Is there a lesson here for the United States? Docs our future belong to global interventionism (“gunboat humanitarianism”), global free trade, and open immigration, or shall We the People reclaim our traditional religion and relearn our history and our literature? In The Empires versus Europe (1985), Debray wrote prophetically that intellectuals “forget that nations hibernate, but empires grow old . . . that the American nation will outlast the Atlantic Empire as the Russian nation will outlast the Soviet Empire. . . . Most of all they forget the law of diminishing returns of hegemony which has for 6,000 years progressively shrunk the longevity of empires, and bodes ill for their contemporary imitators. These same good technocrats confuse politics with economics, values with material goods, the autonomy of what is alive in a culture with the interdependence of markets and currencies, in a word, the primary with the secondary.”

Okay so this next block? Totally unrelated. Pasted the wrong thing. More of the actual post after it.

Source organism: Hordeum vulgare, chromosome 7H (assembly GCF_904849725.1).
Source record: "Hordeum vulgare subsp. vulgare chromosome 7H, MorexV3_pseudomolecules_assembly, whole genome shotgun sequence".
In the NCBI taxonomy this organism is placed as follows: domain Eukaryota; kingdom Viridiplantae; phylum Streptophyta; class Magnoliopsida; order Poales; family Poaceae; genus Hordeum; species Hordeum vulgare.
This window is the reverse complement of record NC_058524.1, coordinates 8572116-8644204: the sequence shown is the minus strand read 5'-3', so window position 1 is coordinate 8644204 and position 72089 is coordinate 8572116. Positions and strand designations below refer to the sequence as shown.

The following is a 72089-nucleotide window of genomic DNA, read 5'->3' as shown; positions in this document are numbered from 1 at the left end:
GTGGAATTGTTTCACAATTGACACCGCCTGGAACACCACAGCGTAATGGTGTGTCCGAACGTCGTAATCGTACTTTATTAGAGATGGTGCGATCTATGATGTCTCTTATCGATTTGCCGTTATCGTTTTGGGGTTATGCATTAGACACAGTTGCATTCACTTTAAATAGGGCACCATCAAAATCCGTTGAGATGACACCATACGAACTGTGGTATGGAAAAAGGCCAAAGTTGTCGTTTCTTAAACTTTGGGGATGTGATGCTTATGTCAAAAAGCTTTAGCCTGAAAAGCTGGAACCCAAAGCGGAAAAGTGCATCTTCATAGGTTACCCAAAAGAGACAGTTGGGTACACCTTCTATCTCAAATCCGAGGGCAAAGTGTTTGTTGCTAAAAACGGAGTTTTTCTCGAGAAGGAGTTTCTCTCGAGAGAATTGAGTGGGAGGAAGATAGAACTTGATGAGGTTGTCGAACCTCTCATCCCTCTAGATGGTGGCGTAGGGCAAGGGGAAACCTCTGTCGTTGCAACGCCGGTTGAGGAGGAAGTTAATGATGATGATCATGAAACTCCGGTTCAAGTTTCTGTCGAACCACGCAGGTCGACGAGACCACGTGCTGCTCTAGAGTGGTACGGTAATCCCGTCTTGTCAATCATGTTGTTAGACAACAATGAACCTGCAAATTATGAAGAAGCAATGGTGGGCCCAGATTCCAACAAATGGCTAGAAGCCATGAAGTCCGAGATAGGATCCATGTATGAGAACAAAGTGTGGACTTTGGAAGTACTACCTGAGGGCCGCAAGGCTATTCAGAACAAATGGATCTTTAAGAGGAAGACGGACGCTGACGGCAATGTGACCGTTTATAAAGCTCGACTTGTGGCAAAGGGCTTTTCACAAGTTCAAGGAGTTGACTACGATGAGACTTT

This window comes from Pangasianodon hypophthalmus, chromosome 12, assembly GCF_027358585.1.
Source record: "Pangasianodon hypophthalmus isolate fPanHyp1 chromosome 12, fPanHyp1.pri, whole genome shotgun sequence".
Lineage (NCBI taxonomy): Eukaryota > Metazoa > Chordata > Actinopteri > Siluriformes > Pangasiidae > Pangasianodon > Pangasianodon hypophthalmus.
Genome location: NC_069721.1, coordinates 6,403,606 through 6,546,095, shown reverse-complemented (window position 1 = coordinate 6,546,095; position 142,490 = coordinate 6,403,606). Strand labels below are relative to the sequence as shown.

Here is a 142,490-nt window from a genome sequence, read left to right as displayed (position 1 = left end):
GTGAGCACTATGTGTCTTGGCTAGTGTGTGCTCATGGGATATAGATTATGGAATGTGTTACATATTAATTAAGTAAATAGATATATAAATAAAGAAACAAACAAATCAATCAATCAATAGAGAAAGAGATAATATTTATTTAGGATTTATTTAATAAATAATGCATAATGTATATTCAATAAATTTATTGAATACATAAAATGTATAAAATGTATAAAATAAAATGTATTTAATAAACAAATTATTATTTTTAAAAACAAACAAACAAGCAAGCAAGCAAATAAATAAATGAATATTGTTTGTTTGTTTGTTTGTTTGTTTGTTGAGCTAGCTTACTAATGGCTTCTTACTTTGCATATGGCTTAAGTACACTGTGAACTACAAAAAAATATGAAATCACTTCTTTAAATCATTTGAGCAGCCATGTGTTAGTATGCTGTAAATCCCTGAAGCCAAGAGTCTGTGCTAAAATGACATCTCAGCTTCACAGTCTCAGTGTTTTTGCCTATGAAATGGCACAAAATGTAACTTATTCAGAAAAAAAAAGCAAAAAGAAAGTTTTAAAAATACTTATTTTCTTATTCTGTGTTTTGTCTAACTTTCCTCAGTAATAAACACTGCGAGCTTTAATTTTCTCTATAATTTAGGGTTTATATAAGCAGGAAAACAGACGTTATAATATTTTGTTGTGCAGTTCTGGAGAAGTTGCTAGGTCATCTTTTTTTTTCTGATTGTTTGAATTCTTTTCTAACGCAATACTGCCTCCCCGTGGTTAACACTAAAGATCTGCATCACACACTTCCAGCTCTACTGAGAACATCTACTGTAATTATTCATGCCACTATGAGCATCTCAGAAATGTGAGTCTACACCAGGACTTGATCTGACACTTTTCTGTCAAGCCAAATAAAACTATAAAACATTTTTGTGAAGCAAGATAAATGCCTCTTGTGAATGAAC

Debray’s views have carried off this review and I have not mentioned that the book is beautifully and wittily written, well translated by John Howe. A few sentences, out of context: “Let us start by setting the facts aside and concentrating on serious matters—legends, for example.” “The hardest thing in politics, the thing that distinguishes the statesman from the politician, is to want the consequences of what you want.” “De Gaulle on the subject of his lost referendum: ‘What else could we do, these days? We had to choose democracy, so we had to have popular support.’ This relativization of democracy resembles a scandalous shrug of the shoulders, on the scale of the epoch we are saddled with. Sub specie historiae it is rigorously logical: the French people had governments beforethe storming of the Bastille. It will probably still have them after what we now understand by democracy, perhaps after the storming of the Fraternity arch at La Défense, in a couple of hundred years’ time.” That last remark may be hard to follow, if you don’t know Paris, but it made me laugh till I cried. (And I do not believe for a minute that it will take 200 years for the French to march on La Défense.) Its untranslatable Frenchness is typical of Debray’s though. “How much longer are we going to confuse the love of thought with the love of general ideas, when intellectual work consists precisely of producing concrete, singular ideas which cannot be generalized?”